A great place to live, invest or visit, Suwannee County has a lot to offer and is making that known to the world. Located in Northern Florida, halfway between Jacksonville and Tallahassee, Suwannee County has economic development opportunities and a community with a quality of life that is unmatched.
Residents and visitors enjoy rural living and picturesque natural surroundings without sacrificing access to the services and amenities of a larger center. With all of this and more, Suwannee County has been a well-kept secret that can no longer remain hidden.
At the forefront of the push to share Suwannee County’s story with the world is the Suwannee County Economic Development Office, with Director Dr. Alvin B. Jackson Jr. at the helm. Jackson and his office have undertaken many efforts to raise its presence and increase its opportunities and exposure by streamlining the investment process and facilitating economic and community development.
Though the history of Suwannee County dates back to 1858 – when it was the 37th county to be created in the state of Florida – it was not until late-2013 to early-2014 that the board of county commissioners made economic development one of its priorities and established a standalone economic development office. Economic development previously operated under the auspices of the chamber of commerce.
“I came on board in 2014 and began to lay out what I would call an economic development policy, creating – building – the foundation that would actually support our economic development initiatives,” Jackson recounted. “We have developed a very informative website. We began developing an inventory of buildings, structures, land, and these efforts are ongoing. In addition, more importantly we have facilitated the creation of policy framework with the County Commissioners to position Suwannee County as an excellent choice for new businesses and industry development.”
Economic development is the top priority of the Suwannee County Board of County Commissioners. Therefore, the Suwannee County Economic Development Office has been given the task of introducing an economic development program dedicated to aiding and recruiting business, thereby improving the economic vitality of the community.
Suwannee County Economic Development Office has dedicated a great deal of resources and effort to planning the procedures for investment. The Board of County Commissioners has adopted new land use and zoning regulations to foster a business-friendly, collaborative approach to economic development.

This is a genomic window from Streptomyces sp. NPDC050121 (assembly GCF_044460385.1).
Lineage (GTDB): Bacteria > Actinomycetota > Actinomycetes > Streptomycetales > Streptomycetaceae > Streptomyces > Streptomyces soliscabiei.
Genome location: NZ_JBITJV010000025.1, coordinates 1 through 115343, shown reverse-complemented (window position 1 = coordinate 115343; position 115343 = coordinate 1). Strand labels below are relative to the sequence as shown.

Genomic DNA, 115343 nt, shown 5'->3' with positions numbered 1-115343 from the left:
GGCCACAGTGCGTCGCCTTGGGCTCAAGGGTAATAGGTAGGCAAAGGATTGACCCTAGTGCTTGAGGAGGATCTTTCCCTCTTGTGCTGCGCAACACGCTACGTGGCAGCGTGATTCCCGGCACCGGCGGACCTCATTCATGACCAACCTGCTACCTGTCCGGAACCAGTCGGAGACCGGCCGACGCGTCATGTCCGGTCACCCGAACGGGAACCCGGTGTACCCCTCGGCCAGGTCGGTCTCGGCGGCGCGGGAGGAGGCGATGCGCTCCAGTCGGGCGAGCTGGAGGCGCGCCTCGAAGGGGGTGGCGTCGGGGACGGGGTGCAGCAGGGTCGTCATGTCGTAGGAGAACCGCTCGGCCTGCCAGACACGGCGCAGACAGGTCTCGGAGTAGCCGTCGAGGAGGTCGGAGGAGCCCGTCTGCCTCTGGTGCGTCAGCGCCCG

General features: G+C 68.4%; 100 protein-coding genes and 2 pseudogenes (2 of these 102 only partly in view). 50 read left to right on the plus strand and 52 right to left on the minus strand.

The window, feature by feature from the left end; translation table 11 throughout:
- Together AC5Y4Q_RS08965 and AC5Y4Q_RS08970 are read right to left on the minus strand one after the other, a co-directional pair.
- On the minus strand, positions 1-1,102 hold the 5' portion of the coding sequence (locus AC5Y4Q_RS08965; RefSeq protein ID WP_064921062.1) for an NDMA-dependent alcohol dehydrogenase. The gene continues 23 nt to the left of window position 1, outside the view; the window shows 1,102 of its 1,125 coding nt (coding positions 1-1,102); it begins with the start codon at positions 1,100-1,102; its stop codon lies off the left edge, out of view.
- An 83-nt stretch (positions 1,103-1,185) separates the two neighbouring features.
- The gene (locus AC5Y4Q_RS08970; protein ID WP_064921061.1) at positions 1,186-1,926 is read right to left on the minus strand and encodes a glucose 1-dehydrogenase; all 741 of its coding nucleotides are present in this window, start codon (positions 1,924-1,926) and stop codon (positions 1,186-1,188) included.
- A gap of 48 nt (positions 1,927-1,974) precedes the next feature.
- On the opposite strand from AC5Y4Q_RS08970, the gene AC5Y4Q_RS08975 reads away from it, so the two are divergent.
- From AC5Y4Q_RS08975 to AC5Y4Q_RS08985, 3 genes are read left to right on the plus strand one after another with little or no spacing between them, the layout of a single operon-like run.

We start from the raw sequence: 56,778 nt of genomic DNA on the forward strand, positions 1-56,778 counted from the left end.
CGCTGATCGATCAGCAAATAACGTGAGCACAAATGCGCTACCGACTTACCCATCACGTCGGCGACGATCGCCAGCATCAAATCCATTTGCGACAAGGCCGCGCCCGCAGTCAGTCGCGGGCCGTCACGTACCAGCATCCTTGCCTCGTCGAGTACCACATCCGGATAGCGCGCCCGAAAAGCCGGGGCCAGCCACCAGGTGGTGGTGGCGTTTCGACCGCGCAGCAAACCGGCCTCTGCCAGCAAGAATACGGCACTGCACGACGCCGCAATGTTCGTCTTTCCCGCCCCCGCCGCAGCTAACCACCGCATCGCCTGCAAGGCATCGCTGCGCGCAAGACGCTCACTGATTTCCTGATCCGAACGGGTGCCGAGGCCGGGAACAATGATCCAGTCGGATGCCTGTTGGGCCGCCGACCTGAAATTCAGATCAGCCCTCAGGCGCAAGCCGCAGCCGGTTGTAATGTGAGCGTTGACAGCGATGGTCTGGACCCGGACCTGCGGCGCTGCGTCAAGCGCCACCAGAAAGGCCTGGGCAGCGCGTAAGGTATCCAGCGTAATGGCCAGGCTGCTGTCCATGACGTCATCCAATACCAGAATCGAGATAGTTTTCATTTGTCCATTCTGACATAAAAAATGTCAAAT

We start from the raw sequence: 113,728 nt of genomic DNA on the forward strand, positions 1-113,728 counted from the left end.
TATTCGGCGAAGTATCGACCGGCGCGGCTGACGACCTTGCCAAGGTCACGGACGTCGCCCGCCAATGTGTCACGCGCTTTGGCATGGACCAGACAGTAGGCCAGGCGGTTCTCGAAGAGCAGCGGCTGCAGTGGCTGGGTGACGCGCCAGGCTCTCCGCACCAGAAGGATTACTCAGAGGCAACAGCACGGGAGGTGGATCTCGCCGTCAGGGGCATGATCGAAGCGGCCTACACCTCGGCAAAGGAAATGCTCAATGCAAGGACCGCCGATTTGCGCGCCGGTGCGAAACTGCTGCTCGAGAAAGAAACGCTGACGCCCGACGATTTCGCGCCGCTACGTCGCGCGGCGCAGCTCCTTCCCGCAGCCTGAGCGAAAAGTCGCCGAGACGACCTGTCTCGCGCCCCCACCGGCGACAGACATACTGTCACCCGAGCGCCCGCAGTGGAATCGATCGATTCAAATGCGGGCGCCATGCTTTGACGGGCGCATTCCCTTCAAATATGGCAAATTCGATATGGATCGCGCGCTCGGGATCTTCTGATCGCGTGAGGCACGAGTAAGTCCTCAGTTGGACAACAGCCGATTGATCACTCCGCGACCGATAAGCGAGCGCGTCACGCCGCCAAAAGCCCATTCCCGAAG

“We identified five sites, which we call ‘Employment Centers.’ That Land Use category will allow industrial uses, manufacturing, distribution, warehousing, commercial, limited retail and, depending on the type of industries that might be attracted here, the residential single and multifamily units,” Jackson explained.
Sites were identified based on a growth vision for the county and chosen to take maximum advantage of interstate and multimodal logistical connectivity. These sites are located at highway interchanges and benefit from the county’s rail infrastructure and proximity to Highway 10, Interstate 75, US Highway 90, Highway 129, Highway 136, the Port of Jacksonville and airports in Live Oak, Jacksonville, Gainesville and Tallahassee.
“I-75 goes north and south, from Tampa to Atlanta. You can take 75 right into Miami and I-10 basically goes through Jacksonville to Tallahassee and west into Alabama,” he noted. “We sit eighty miles between both Jacksonville and Tallahassee. Jacksonville has a major port, which is eighty miles away, so we become attractive for companies needing access to a port.”
Suwannee County is within the Free Trade Zone (FTZ) designation associated with the port; its location enables the county to support multiple industries that rely heavily on infrastructure and logistics to access markets across the country and around the world.
The Suwannee County Commissioners adopted a unique and attractive Business Incentive tool, which is performance based, that rewards companies for job creation, average wage rates, and total capital investment. The permitting process is one stop and streamlined. There are other tax credits and refunds, exemptions and workforce development programs in place to support new and existing industry and businesses to be more competitive.
The county has strong economic value in its excellent transportation and logistical network, low taxes with no personal income tax and low corporate tax, affordable and available land, a pro-business community and a skilled and available workforce.
Suwannee County has a diverse labor force of nearly 19,000 with seventy-three percent having graduated from high school. Graduate degrees are held by 10.5 percent of Suwannee County residents. The RiverOak Technical College, Florida Gateway College, North Florida Community College, the University of Florida and Florida State University are all near Suwannee County.
Suwannee County can pull labor from a hundred-mile radius. Local educational institutions, as well as the Suwannee County School Board and organizations like North Florida Career Source and Workforce Florida, Inc., work together toward workforce development to ensure a skilled and available workforce is available to fill the needs of the ever-growing economy.